Billie Eilish dropped a new song onstage during her concert in Manchester, England, Tuesday that referenced the Johnny Depp and Amber Heard defamation trial.
The 20-year-old and her brother Finneas debuted the previously unreleased track “TV,” at the AO Arena, according to Entertainment Tonight Canada.
“We haven’t played a new song live before it’s out since 2017 or 2018,” Eilish said to the audience. “This is one we just wrote and we just wanted to play for you.”
The “Bad Guy” crooner sang the slow ballad while Finneas, 24, harmonized the lyrics: “What’s the point of anything / All of my friends are missing again / That’s what happens when you fall in love.”
The song also mentioned Eilish’s recent breakup with Matthew Tyler Vorce as well as the court case.
“The internet’s gone wild watching movie stars on trial / While they’re overturning Roe v. Wade,” Eilish sang. Finneas also softly and slowly strummed his guitar during the song.
The songwriter will also be hitting cities in the United Kingdom such as London, Birmingham and Glasgow on her tour through June 16.
Depp, 59, was awarded $10 million in compensatory damages and $5 million in punitive damages in a trial verdict reached on June 1.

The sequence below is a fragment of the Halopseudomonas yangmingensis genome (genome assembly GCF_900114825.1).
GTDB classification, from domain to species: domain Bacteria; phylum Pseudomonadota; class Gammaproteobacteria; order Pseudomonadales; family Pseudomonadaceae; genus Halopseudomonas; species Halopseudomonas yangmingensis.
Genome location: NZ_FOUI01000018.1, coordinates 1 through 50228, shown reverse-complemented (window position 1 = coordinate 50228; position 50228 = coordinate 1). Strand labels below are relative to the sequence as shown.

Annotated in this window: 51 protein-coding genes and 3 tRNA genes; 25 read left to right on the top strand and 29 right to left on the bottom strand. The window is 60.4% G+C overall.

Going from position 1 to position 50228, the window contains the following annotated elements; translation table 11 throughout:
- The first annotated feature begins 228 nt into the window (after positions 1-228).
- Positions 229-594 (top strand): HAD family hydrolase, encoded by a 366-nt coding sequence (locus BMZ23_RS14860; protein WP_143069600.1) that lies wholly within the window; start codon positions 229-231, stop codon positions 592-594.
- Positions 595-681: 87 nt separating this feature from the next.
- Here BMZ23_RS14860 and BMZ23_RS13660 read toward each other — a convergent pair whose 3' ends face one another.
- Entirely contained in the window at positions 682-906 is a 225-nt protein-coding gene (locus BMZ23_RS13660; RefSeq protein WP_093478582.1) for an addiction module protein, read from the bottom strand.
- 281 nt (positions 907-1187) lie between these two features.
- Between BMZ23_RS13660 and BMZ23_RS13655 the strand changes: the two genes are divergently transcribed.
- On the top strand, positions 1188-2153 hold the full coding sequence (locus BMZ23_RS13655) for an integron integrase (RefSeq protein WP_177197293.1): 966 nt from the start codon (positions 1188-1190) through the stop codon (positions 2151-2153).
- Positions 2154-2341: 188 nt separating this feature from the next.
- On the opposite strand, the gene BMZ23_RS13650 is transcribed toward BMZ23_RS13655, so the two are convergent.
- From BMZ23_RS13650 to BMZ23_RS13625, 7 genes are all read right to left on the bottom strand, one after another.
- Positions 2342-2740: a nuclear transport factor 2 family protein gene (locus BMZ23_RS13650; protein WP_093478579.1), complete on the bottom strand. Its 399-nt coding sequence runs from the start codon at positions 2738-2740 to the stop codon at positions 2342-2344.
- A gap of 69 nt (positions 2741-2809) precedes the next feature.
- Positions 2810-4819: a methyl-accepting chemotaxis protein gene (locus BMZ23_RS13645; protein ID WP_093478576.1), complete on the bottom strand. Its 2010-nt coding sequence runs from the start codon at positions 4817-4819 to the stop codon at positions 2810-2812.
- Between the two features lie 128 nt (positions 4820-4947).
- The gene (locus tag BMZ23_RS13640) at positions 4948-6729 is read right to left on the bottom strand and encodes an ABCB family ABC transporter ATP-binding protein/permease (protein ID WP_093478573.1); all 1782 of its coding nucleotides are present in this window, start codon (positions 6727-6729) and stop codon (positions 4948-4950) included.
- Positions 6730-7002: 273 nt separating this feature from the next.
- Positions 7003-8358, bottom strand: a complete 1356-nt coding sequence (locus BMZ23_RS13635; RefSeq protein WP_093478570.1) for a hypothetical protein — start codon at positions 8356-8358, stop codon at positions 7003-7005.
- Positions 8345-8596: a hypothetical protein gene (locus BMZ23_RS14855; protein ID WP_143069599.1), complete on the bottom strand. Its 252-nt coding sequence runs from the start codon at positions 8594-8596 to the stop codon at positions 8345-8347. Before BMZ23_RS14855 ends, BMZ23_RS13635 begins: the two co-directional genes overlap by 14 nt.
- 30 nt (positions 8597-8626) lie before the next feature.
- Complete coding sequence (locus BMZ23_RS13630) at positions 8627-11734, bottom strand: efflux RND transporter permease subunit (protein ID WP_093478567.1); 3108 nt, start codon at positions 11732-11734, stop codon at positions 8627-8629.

The “Dark Shadows” actor sued Heard, 36, for allegedly defaming him and claiming abuse in an op-ed she wrote in 2018.
The “Stepfather” actress countersued her ex-husband and the jury awarded her $2 million in compensatory damages but nothing in punitive damages.
Depp released a statement at the time of his win and felt he had his “life back” after the contentious court case’s conclusion.
“False, very serious and criminal allegations were levied at me via the media, which triggered an endless barrage of hateful content, although no charges were ever brought against me,” he said.
“And six years later, the jury gave me my life back. I am truly humbled,” he continued. “My decision to pursue this case, knowing very well the height of the legal hurdles that I would be facing and the inevitable, worldwide spectacle into my life, was only made after considerable thought.”